Three types of biomarkers for mercury exposure were used: hair (organic), total blood (organic and inorganic), and urine (predominantly inorganic/elemental). One-centimeter hair segments were utilized (approximating exposure during the preceding 2.5 months). Standard methodology for mercury measurement was used, as described elsewhere (CDC/NCHS 2005, 2007). In brief, for hair, cold vapor atomic fluorescence spectrometry following analyte extraction was used. For blood and urine, flow-injection cold vapor atomic absorption spectrometry (PerkinElmer Flow Injection Mercury System-400) was used in NHANES 1999–2002, and inductively coupled plasma mass spectrometry (ICP-MS; PerkinElmer ELAN 6100) was used in 2003–2004. Limits of detection (LODs) for hair mercury varied by batch and ranged between 0.011 and 0.027 ppm (method detection limit); 6% of the females in our study had hair mercury levels below the LOD. LODs for total blood mercury varied according to cycle and batch, ranging between 0.14 and 0.2 μg/L. Of the females in our study, 7.4%, 6.5%, and 7.5% had total blood mercury levels below the LOD for the three cycles, respectively. We did not separately investigate the inorganic fraction of blood mercury because of the large proportion < LOD (97.4%, 95.1%, and 77.2% for the three cycles). The LOD for urinary mercury was 0.14 μg/L, with 13.3% and 14.3% of the participants having urinary mercury levels < LOD for the two cycles, respectively.

Other Variables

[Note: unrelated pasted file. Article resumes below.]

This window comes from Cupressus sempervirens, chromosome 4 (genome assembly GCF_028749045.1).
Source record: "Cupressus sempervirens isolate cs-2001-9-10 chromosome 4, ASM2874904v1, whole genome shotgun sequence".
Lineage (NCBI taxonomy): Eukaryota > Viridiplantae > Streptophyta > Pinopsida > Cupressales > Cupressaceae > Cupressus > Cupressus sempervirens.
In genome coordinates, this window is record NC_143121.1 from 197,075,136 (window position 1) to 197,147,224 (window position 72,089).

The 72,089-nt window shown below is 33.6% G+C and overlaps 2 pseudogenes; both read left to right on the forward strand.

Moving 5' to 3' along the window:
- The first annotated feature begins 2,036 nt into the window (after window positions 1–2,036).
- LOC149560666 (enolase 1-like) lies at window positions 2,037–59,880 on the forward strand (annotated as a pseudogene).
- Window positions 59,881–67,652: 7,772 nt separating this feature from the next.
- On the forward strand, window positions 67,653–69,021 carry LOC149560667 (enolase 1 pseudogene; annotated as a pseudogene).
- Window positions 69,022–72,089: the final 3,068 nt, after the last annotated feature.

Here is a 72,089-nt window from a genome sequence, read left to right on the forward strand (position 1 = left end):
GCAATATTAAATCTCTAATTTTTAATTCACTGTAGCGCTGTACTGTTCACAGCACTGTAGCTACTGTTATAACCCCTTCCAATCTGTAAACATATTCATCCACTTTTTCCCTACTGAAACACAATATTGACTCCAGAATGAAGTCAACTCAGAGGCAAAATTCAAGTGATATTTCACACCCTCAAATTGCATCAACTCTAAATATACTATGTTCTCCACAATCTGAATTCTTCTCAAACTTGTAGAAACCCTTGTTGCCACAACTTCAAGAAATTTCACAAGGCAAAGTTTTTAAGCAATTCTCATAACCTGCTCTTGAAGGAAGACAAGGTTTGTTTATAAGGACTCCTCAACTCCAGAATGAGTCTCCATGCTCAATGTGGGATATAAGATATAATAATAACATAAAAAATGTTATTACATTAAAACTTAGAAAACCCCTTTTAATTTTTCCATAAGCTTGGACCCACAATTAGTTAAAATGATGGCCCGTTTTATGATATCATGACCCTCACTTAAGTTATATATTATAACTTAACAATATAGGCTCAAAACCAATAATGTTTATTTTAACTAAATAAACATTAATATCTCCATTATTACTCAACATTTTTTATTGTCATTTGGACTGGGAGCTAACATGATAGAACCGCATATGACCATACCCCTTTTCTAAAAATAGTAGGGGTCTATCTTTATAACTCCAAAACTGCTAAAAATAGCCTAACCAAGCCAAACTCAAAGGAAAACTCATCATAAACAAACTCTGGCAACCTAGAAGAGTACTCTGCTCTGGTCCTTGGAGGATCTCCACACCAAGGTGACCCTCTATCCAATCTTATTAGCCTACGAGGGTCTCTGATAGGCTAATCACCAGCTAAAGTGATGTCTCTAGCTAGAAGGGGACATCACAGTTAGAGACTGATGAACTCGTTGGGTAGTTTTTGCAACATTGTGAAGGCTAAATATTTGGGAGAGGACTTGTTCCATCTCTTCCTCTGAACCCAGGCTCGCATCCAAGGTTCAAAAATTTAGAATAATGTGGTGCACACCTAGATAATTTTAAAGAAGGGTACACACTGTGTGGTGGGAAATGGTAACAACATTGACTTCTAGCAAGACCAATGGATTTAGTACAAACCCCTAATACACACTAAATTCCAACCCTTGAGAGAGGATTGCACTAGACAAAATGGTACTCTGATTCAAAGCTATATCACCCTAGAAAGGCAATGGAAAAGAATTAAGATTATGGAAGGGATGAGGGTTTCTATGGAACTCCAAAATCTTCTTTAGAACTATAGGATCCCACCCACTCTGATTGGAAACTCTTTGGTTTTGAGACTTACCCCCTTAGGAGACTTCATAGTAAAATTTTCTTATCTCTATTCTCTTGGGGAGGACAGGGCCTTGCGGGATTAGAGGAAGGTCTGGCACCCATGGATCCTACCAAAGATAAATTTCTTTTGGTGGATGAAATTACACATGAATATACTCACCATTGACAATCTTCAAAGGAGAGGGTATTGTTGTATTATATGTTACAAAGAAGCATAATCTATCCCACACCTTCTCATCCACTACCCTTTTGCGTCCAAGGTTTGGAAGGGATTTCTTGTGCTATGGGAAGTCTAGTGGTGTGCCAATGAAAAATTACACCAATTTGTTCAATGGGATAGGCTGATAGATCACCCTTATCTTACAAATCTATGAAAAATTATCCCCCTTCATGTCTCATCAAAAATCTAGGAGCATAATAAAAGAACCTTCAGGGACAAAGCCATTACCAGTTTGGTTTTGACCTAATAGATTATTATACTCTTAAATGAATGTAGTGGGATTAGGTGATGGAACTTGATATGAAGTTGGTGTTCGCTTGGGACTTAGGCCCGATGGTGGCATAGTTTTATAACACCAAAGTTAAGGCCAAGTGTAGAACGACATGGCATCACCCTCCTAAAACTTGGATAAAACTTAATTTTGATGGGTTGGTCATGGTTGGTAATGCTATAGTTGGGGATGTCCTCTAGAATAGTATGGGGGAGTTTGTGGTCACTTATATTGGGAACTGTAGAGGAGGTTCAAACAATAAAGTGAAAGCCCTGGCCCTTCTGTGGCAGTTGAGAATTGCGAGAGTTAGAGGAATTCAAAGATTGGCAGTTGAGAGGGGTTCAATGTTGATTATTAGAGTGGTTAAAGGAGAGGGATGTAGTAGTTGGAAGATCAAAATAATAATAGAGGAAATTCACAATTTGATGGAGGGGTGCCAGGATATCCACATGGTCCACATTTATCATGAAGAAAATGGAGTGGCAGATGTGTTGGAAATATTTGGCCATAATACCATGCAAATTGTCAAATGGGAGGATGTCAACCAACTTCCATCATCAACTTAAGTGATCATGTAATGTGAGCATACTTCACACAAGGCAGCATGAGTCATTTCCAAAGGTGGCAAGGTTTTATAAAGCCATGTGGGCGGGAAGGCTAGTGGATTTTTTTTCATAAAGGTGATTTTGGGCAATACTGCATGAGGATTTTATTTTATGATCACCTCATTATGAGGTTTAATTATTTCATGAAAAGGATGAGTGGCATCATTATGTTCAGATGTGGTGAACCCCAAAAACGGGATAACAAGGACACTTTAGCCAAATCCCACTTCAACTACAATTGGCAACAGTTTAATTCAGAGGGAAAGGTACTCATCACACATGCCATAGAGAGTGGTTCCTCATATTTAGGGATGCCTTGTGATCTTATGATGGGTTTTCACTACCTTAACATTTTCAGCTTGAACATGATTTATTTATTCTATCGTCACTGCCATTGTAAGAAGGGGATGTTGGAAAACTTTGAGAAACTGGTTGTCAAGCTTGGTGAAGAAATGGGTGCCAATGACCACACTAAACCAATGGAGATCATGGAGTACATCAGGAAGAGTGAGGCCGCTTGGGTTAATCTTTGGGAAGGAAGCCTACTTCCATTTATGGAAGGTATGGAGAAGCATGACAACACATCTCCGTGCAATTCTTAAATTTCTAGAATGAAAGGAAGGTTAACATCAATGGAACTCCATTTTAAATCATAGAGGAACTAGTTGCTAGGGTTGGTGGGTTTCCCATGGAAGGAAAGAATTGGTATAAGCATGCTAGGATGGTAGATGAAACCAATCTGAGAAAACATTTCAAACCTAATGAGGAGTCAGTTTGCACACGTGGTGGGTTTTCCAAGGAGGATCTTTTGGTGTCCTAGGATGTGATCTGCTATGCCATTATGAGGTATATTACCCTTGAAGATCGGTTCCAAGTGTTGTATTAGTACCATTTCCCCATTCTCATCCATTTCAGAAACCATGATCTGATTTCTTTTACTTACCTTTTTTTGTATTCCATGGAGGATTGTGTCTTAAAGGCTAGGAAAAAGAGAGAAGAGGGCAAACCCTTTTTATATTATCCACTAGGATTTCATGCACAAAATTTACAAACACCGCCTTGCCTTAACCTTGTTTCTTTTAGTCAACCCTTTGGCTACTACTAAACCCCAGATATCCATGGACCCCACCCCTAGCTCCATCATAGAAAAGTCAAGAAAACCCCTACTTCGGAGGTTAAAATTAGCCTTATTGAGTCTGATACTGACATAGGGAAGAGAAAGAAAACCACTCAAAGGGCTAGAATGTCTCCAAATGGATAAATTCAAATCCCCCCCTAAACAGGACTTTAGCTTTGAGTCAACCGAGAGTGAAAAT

Sociodemographic data were collected by self-administered questionnaires. Body mass index (BMI), calculated as kilograms of body weight divided by height in meters squared, was included due to the role of obesity in chronic inflammation. Serum cotinine (nanograms per milliliter), a marker of active and passive smoking, was measured by isotope dilution–high-performance liquid chromatography/atmospheric pressure chemical ionization tandem mass spectrometry; tobacco exposure has been linked to increased risk of autoimmune diseases (Costenbader and Karlson 2006). C-reactive protein (CRP), a nonspecific inflammatory marker, was quantified (milligrams per deciliter) by latex-enhanced nephelometry. Nutrient data were estimated based on a multiple pass, computer-assisted dietary interview of food and beverage consumption, with recall assessment of individual foods consumed in the previous 24 hr. We derived data on selenium (micrograms), eicosapentaenoic acid (20:5 n-3), and docosahexaenoic acid (22:6 n-3), all found in seafood; omega-3 fatty acid intake was calculated as eicosapentaenoic acid plus docosahexaenoic acid. Selenium potentially mitigates effects of mercury (Cuvin-Aralar and Furness 1991), and omega-3s have anti-inflammatory effects (Simopoulos 2002). Among participants who underwent the dietary interview, weekly seafood intake was estimated based on recall of fish/shellfish consumption in the previous 30 days. Serum polychlorinated biphenyls (PCBs) were measured by high-resolution gas chromatography/isotope dilution high-resolution mass spectrometry (CDC 2006). A summary measure for coplanar (dioxin-like) polychlorinated biphenyls (cPCBs), which included congeners with suspected immunotoxicity (Wolff et al. 1997), was calculated as the sum of the products of the concentration of each serum lipid–adjusted congener (PCBs 81, 105, 118, 126, 156, 157, 167, 169) and its corresponding 2005 World Health Organization-defined toxic equivalency factor (TEF) (Van den Berg et al. 2006). An alternate PCB summary measure was the sum of the lipid-adjusted values for the four most prevalent PCB congeners (118, 138, 153, 180) (Laden et al. 2010); three of these are noncoplanar and without defined TEFs to take into account. To address the potential for drug-induced autoimmunity, we assessed use within the past month of four prescription medications that have been implicated in this phenomenon (procainamide, hydralazine, carbamazepine, and minocycline) (Schoonen et al. 2010).